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Prairie Spring: A Journey Into the Heart of a Season
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Prairie Spring: A Journey Into the Heart of a Season

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3.6  ·  Rating Details ·  48 Ratings  ·  11 Reviews
A portrait of spring in the heartland of North America In this first of four seasonal narratives, Pete Dunne sends a postcard from the prairie in his characteristically puckish style.The prairie is an exciting place to explore an unfolding drama—man versus the environment—and as Dunne and his wife travel through the heartland, the fleeting nature of the season comes to sym
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Hardcover, 288 pages
Published March 19th 2009 by Houghton Mifflin Harcourt (first published 2009)
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Community Reviews

(showing 1-30)
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Donna Jo Atwood
Dunne looks at the way Spring arrives on the Great Plains. (He calls it the Great Plains, but he spends his time in Colorado, Wyoming, etc, missinng the lower, flatter Plains that I'm familiar with.)
Far from being a great lump of featureless land to be flown over as quickly as possible, the Plains have a life and a rhythm the stretches back for eons. The scenery may not be as spectacular as the mountains or the ocean, but Nature compensates by the use of subtlety--until She hits you with a boom-
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Elly Sands
Sep 14, 2015 Elly Sands rated it really liked it
This was a wonderful surprise. I love wide open landscapes so I bought this book just to peruse it and look at the photos. Little did I know that I would be reading every single word and truly savoring them. If you are interested in learning about the history, people, flora and fauna and most important the relevance of the prairie then this is the book for you. And may I emphasize that it is not boring! The author's witty remarks flow throughout the pages and keep the story moving. He and his ...more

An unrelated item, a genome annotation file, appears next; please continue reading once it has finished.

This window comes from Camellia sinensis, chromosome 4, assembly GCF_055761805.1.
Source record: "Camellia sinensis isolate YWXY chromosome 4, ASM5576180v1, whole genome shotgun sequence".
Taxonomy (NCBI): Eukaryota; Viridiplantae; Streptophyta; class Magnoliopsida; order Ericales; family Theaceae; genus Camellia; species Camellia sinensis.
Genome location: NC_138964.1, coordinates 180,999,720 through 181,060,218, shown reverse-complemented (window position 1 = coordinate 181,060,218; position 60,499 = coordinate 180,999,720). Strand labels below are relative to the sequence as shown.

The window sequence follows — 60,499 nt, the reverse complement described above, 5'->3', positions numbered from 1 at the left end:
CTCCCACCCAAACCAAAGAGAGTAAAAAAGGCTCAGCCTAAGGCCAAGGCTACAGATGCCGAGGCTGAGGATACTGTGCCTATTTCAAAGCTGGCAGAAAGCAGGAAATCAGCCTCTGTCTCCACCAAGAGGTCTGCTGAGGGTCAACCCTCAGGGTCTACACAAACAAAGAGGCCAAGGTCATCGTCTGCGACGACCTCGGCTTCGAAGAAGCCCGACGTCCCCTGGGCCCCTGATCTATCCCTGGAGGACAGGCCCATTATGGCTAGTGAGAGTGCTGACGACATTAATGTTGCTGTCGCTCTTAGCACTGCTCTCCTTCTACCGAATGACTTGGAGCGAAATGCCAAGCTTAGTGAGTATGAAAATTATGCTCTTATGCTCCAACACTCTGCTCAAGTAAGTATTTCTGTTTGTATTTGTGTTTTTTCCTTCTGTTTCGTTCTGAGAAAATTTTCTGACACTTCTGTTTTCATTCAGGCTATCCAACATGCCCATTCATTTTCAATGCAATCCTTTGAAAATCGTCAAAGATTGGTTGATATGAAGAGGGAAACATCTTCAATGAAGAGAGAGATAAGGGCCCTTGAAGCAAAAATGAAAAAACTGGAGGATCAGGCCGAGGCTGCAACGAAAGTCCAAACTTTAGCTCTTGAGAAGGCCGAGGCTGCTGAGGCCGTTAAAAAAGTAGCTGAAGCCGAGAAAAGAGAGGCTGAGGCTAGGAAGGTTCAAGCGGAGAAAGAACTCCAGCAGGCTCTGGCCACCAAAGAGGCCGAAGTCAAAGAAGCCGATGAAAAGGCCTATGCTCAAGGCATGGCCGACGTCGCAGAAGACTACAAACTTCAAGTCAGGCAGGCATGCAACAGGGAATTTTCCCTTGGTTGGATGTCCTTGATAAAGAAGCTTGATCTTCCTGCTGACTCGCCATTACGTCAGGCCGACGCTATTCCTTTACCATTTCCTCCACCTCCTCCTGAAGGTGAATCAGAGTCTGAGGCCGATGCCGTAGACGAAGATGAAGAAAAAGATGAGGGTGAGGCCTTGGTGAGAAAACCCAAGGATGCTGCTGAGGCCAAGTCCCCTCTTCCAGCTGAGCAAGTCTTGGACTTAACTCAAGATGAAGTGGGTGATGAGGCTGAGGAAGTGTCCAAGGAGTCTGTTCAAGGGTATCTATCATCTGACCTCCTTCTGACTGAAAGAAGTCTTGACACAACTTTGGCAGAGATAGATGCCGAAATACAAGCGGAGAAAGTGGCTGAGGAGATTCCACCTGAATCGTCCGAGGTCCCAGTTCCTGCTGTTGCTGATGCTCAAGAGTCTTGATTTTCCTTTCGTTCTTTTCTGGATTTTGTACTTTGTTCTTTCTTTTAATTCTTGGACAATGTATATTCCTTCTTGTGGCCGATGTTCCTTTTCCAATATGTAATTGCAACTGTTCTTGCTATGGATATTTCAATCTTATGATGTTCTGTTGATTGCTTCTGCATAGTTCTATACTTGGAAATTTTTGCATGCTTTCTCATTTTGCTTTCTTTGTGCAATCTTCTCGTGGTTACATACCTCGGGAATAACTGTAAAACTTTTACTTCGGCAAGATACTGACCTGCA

Ross
Apr 22, 2010 Ross rated it it was ok
Shelves: science-nature
I picked up Dunne's new book expecting an insightful discussion and appreciation of the ecology and natural history of one of the largest biomes in North America. So I was quite disappointed to find it is really just one man's experience driving, camping, birding, and touring a few sites in and around Colorado.

Dunne does have decent sections on the spring equinox, the sandhill cranes, meteorology, and our national grasslands. And the recalled dialogue with his traveling companion, his wife, is q
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John
Aug 18, 2009 John rated it really liked it
Dunne is an elite birder and I’ve always enjoyed his articles and books. He is upbeat, full of knowledge and always willing to share. In this adventure he goes above and beyond birding and helps us to enjoy Spring in one of our least appreciated biomes, the Colorado Prairie – or in a larger sense any prairie.
Marvin
Nov 03, 2010 Marvin rated it did not like it
Shelves: midwest
I started this nonfiction book (rare for me as leisure reading), but bailed out pretty quickly, first because I discovered that despite the title it's not really about the prairies but about the Plains--and mostly the High Plains at that--and second because in an attempt to be engaging, personal, and accessible, the author seemed to me to be only cloyingly patronizing.
Tuck
Oct 13, 2009 Tuck rated it did not like it
pretty elementary and not that compelling writing about great plains. concentrates on sandhill cranes, lesser prairie chicken, buffs, etc. DOES have good leads to cool camping at crow valley in ne colo and picture canyon in se colo.
Clif Smith
Aug 16, 2010 Clif Smith rated it really liked it  ·  review of another edition
I have met and birded with Pete Dunne. While I don't, shall we say, "associate" well with him, he is a very good writer. He is able to transform an experience into words on a page and have the reader personalize that experience. This is a well written nature work.
Elizabeth
Pete Dunne once again showed his talent as a great nature writer, but he never convinced me that he had much subject matter. Good chapters on sandhill cranes and bison, but overall the book was a real disappointment.
Pam
Jan 08, 2016 Pam rated it really liked it
Shelves: library, nature, 2015
Good, but not as good as "Arctic Autumn." Maybe it's because of the subject matter, not that I don't love the prairies, just probably not as much fodder for book material as the Arctic has.
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Jun 08, 2016 Sarah rated it really liked it
Shelves: library, travel, birds, gw, 2016
I wish I'd read this when we lived in Nebraska.
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